When asked whether the wild-harvesting of indigenous plants in Africa is sustainable, Gus always turns the question on its head. Here’s how he explains it:

Plant harvesting is fundamentally sustainable, because plants regrow. So there’s no inherent reason why using plants should be a bad thing. In fact, quite the opposite. Using plants is a good thing, because it gives them a direct value.

In Africa the main driver of plant biodiversity loss is agricultural conversion. Native vegetation is cleared to make way for arable fields, usually growing crops imported from other parts of the world and often in a monocultural system, requiring heavy use of pesticides and herbicides to make it viable.

The reason this happens is because farmers need to earn cash, and while growing a cash crop (which involves clearing a field of its existing vegetation, planting a crop, keeping it clear of weeds and pests throughout its growing period, harvesting it when ripe, processing it and then selling it) is not, by any stretch of the imagination, an easy way to earn a living, it is at least somewhat predictable. In most African countries there is a fairly stable market for staple agricultural commodities, and farmers know that if they invest x amount of money and y amount of labour into growing their crops, they will very likely earn z amount of cash at the end of it. Assuming, of course, that the rains come when they’re supposed to and sun shines when it should do (both far from guaranteed in these days of changing climatic conditions). 

It would, of course, be much easier to leave their fields untouched, with the native vegetation still standing, and then simply come and harvest nature’s bounty at different times of year, without having to do all that hard work. Fruits, nuts, leafy vegetables, mushrooms, edible tubers, medicinal plants, firewood, construction timber, reeds for basketry, the list goes on. But in most African countries, even though these are all products with a rich history of traditional use, there are few formal markets for them, and limited and unpredictable opportunities for farmers to earn cash. And so, as the human population rises and there are more and mouths to feed, there is a corresponding demand to convert the remaining areas of natural vegetation into cropland.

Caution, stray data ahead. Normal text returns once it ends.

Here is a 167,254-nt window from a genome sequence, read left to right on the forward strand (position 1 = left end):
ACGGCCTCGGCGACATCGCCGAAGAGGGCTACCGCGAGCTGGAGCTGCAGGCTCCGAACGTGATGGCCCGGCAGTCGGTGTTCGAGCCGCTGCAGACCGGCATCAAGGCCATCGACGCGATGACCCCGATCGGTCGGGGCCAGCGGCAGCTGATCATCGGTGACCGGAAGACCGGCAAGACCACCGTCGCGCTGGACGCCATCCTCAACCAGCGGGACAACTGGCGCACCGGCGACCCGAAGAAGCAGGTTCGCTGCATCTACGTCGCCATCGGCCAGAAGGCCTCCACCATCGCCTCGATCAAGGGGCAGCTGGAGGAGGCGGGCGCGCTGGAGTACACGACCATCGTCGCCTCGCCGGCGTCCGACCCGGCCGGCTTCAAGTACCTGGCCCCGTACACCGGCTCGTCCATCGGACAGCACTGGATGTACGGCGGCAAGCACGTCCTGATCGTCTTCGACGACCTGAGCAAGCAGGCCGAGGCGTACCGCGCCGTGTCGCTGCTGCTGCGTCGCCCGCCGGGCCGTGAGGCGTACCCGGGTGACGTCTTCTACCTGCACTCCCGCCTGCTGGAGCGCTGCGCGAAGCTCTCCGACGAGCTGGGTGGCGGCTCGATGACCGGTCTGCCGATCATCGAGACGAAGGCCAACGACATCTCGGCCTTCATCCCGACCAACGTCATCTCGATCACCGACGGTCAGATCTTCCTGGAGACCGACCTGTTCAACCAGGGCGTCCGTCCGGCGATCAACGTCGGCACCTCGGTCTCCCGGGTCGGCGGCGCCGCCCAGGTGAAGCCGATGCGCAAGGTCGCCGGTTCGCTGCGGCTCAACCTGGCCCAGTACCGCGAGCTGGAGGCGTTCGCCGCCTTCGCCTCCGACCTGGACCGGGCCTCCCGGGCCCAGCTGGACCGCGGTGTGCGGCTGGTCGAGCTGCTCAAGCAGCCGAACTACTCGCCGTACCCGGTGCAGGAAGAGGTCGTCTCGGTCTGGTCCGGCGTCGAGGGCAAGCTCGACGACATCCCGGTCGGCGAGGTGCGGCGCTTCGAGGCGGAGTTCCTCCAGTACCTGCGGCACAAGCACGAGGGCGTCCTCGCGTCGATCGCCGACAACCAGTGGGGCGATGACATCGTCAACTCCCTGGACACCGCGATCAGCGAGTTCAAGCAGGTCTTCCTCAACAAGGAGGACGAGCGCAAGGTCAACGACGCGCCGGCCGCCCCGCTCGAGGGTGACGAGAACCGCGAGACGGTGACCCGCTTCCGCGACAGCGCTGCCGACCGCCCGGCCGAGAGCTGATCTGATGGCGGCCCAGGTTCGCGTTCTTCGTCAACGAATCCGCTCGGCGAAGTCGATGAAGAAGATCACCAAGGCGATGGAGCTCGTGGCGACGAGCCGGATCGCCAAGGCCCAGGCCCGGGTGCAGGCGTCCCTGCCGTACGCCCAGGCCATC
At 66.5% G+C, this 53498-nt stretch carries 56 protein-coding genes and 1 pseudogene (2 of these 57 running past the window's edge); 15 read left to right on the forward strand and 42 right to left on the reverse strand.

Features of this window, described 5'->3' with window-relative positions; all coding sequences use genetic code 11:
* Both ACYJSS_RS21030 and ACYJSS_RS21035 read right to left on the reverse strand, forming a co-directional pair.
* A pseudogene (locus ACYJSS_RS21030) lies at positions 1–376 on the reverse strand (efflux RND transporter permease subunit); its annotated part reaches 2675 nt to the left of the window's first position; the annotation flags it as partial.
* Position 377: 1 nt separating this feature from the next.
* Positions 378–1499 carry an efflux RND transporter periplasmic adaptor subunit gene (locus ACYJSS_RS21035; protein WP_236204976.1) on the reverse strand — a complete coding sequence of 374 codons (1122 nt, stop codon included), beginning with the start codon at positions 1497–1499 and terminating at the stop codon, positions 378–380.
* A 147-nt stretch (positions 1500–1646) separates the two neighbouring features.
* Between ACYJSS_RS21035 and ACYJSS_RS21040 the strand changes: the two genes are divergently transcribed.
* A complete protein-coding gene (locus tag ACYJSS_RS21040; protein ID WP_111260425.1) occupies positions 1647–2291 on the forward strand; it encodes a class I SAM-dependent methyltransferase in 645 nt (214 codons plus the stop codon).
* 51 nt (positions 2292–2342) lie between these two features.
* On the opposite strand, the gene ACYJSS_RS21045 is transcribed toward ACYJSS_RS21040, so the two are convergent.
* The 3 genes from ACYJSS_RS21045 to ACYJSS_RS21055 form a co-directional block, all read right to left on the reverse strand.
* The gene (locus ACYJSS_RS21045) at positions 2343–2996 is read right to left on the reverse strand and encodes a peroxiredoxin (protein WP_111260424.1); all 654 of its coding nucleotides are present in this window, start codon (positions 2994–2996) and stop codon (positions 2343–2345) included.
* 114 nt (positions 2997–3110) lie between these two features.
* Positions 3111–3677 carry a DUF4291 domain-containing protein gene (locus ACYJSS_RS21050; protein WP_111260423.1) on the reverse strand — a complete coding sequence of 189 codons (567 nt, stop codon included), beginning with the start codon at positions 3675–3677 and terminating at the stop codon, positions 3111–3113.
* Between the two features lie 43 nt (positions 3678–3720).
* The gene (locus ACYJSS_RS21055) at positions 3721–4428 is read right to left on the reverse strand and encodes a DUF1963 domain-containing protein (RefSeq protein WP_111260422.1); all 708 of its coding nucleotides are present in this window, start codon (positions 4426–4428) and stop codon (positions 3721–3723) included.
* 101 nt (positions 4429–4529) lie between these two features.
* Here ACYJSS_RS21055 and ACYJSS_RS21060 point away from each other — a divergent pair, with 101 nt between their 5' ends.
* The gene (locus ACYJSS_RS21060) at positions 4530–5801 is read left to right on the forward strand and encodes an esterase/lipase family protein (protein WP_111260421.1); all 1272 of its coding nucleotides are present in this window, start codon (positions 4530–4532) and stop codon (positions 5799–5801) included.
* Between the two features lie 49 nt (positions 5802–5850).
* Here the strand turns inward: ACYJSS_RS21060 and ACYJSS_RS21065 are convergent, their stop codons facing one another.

And yet, on every count except money, managing native vegetation is better than clearing it to grow crops. It’s less effort, it’s more drought-tolerant and resilient, it provides a much wider range of products, it doesn’t need any expensive (and damaging) pesticides or herbicides, no fertilizer, no land preparation. It maintains habitat for wildlife, provides a range of beneficial ecosystem services and contributes on so many levels to healthier and happier societies. But, and this is the heart of the problem, if it doesn’t contribute cash into the household, people will inevitably choose arable cultivation over wild-harvesting.

Resolving this conundrum is essentially Gus’ life mission. He believes that the survival of Africa’s plant biodiversity depends on being able to use those plants to generate cash for rural people. If formal, predictable and reliable markets can be developed for products that are wild-harvested, then (and only then) will it become a rational economic decision for rural people to retain and manage their existing vegetation rather than clear it for arable agriculture.